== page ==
Thoughts in Between

by Matt Clifford

TiB 166: Twitter and economic stagnation; China’s GPT-3; climate change makes us bad; and more...

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Social media vs economic progress

Eli Dourado (whose work on NASA procurement we covered in TiB 157) has a new essay, "The New Productivity Revolution", on reasons for optimism on technological progress and economic growth. He argues we're on the cusp of a new wave of "Great Inventions" that will have a comparable impact on growth to electrification or plumbing. Dourado cites mRNA technology, protein design and geothermal energy capture as candidates (I mostly share his tech optimism, but it's worth engaging with the other side of the argument too, such as this excellent skeptical piece from February).

According to Dourado, the primary barrier to the realisation of economic progress is political, not technological. Echoing Marc Andreessen's argument in "It's Time to Build" (see TiB 111), he argues that it's NIMBY-ism, special interests and misplaced risk aversion (the FDA is singled out) holding back advances as diverse as better high density housing, COVID vaccines and supersonic flight.

Why has this happened? Dourado has an interesting hypothesis:

we have come to care less about absolute progress... because we now spend more of our mental and emotional energy on relative status

That is, the rise of mass - and especially social - media has sucked us into zero sum status competition and away from focus on "growing the pie". It's a plausible fit with the evidence. We’ve talked before about Ray Fair’s work on when America stopped investing in the future (TiB 71); about 1971 as the year it all started going wrong (TiB 114); and 1960 as the “year the singularity was cancelled” (TiB 65). Time to get off Twitter and start inventing.

PanGu: a Chinese GPT-3

For a long time there was a (perhaps comforting) trope that China was adept at copying technology, but not at innovating. It's not been possible to take that idea seriously for some time; new evidence to the contrary surfaces all the time, particularly in AI. A recent and important example is PanGu, a Chinese variation on OpenAI's GPT-3 language model (which made a big splash last year and which we've discussed several times before - see TiB 119, 124 and 128). Jeff Ding and Jack Clark have excellent commentary.

As Jeff notes, the team behind PanGu claims that it surpasses GPT-3 on a number of dimensions, particularly "few shot" learning tasks, where the model has a small number of examples of a specific task to train on. There are a few important and familar threads here. First, it's another example of the continued efficacy of scale in machine learning (see TiB 152): PanGu is a ~200bn parameter model trained on over a terrbyte of text (compared to GPT's 175bn parameters trained on ~0.5TB of text)

Second, models of this scale require vast, nation state- or Big Tech-level resources to train, which makes them hard to replicate or audit for startup and academic actors (see TiB 159). Jeff points out that PanGu was a collaboration between Huawei and PCL, a government owned and operated research lab. Third, semiconductor politics are never far from the surface. As Jack notes, the model was trained on Ascend processors, which - though currently manufactured by TSMC - Huawei is trying to disentangle from supply chains the US can control. PanGu will be worth keeping an eye on.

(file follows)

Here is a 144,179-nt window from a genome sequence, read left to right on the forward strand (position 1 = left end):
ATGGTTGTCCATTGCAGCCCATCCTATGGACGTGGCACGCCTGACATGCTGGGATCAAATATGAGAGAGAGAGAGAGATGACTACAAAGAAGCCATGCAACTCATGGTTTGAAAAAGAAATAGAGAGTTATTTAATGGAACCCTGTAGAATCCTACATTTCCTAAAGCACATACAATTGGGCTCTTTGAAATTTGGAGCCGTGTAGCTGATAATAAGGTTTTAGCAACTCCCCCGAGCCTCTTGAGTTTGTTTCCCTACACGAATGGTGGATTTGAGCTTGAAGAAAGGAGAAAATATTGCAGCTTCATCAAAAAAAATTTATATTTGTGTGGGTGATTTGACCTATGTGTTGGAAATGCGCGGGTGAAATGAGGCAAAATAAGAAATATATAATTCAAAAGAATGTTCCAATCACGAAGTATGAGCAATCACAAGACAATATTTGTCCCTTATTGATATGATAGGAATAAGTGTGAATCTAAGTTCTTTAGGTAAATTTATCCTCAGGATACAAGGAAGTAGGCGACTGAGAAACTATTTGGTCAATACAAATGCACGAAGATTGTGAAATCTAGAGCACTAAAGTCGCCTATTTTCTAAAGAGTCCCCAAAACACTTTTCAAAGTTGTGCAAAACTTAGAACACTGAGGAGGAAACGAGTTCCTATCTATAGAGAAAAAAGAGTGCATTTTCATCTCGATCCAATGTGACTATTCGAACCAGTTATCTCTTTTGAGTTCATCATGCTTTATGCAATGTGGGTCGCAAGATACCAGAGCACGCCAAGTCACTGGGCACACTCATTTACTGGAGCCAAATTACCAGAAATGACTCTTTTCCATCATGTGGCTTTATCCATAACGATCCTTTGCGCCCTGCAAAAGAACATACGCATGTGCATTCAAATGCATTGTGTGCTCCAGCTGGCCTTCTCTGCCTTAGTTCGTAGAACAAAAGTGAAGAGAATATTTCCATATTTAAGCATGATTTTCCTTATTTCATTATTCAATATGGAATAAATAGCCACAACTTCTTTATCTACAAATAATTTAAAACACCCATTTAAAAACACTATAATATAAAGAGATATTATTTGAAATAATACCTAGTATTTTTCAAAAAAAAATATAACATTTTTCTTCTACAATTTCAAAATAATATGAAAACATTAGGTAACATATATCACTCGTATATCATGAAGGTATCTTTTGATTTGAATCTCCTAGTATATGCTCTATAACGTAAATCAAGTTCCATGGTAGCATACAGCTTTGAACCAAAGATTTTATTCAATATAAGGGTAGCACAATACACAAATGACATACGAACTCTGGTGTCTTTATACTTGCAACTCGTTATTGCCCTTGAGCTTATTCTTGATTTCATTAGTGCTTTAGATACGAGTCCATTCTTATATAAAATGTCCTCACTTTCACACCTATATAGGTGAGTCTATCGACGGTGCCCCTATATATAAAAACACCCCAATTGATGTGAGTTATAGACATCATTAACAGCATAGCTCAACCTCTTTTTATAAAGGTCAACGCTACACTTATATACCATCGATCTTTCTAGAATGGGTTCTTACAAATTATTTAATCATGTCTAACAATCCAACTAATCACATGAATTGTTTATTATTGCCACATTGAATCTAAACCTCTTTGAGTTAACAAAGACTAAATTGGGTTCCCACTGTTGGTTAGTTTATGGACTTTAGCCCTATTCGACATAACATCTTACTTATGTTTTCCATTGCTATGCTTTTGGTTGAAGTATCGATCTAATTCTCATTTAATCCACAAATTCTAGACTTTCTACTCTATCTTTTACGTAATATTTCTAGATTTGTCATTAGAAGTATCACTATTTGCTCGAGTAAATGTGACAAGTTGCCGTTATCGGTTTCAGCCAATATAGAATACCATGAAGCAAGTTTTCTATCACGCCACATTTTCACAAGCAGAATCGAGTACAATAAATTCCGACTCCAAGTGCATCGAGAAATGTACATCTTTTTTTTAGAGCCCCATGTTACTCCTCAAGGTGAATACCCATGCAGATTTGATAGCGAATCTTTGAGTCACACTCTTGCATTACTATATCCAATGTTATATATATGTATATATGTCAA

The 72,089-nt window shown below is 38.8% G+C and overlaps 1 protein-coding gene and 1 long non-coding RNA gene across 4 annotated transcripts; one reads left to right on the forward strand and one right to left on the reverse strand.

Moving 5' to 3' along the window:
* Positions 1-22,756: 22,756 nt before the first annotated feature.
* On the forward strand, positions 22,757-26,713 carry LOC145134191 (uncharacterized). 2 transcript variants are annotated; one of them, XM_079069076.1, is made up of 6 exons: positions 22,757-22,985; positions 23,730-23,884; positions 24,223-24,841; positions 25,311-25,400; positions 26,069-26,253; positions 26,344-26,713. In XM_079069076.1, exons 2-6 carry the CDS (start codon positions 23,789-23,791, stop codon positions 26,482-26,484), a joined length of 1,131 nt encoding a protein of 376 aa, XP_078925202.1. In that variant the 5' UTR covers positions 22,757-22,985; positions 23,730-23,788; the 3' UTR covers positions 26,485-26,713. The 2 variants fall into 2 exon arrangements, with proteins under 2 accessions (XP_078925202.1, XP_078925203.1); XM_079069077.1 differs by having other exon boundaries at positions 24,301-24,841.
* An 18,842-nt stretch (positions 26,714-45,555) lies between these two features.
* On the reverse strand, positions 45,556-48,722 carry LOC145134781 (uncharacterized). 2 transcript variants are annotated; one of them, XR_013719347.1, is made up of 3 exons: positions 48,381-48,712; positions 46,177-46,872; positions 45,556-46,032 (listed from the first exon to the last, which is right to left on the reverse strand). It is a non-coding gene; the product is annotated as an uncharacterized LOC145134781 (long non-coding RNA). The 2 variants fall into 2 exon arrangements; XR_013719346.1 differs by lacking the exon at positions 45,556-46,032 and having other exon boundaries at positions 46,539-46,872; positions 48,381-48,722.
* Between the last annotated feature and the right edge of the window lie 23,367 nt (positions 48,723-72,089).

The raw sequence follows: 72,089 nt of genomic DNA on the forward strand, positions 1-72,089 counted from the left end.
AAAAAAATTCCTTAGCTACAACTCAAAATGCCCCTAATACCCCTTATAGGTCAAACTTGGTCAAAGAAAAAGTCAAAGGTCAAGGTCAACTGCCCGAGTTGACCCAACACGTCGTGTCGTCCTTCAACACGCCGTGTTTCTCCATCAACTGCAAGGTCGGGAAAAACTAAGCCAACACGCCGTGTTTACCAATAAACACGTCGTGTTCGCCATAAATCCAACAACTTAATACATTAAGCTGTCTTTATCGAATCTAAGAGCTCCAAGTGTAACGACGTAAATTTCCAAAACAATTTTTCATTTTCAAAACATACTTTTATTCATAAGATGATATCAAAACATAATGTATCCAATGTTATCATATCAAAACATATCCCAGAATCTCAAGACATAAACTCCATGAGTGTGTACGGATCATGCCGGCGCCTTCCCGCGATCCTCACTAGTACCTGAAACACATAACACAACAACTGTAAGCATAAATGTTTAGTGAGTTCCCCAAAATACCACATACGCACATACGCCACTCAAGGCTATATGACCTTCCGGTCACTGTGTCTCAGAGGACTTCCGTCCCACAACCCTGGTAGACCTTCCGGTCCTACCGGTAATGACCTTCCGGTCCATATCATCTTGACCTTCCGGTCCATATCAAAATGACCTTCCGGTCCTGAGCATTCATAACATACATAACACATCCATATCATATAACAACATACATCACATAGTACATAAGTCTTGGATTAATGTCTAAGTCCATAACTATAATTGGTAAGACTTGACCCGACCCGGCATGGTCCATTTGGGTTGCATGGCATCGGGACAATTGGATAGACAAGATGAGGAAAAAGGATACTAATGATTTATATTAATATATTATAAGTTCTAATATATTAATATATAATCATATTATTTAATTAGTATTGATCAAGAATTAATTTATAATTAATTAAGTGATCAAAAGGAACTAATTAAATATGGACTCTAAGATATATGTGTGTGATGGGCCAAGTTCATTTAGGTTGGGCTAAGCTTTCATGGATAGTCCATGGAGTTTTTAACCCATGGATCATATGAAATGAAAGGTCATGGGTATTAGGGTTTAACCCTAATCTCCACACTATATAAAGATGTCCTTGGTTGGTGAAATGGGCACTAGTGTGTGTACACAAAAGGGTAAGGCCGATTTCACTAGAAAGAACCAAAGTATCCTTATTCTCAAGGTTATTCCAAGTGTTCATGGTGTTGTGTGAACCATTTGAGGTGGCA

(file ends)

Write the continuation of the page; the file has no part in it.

Climate change makes us bad

Lots of people have hypothesised that climate change might lead to an increase in conflict, as macro shifts in the distribution and scarcity of resources lead to higher intensity competition between states and peoples (This is not exclusively a 21st century phenomenon, of course). But there are also micro reasons to think that a warming planet will see more conflict. A new paper suggests that higher temperatures increases the level of individual discriminatory behaviour against out-groups.

The authors conducted two large experiments in Germany where members of the majority population were placed in a position where they could help or ignore a stranger in need of assistance. The experiment varied the appearance of the stranger to appear as either a white native German or a Muslim immigrant. It also took advantage of a summer of highly variable weather to observe the effect of high temperatures on behaviour. The paper reports that the incidence of out-group discrimination increased significantly with the temperature.

It's just one paper, but it's an interesting example of the kind of under-explored impact that climate change might have. I came across this paper, incidentally, via Kevin Lewis, who is perhaps the best curator of new academic papers on the internet. His latest climate change roundup is full of gems: the pieces on the cost of emissions reduction in China and the harm of forest degradation (vs deforestation) are particularly worth checking out.

Quick links

  1. Don't ask, don't get. AI models won't make your pictures look good unless you demand it. Funny and surprising.
  2. A harsher mistress? A draft constitution of Mars.
  3. Please interpret this link imaginatively. People are more creative when you tell them they will be(!)
  4. Do you feel lucky, robot? What single word would you say to convince a judge that you're human? Fascinating study on "Minimal Turing Tests".
  5. Ban lawnmowers! Garden equipment emits more particulate matter than cars.

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Until next week,

Matt Clifford

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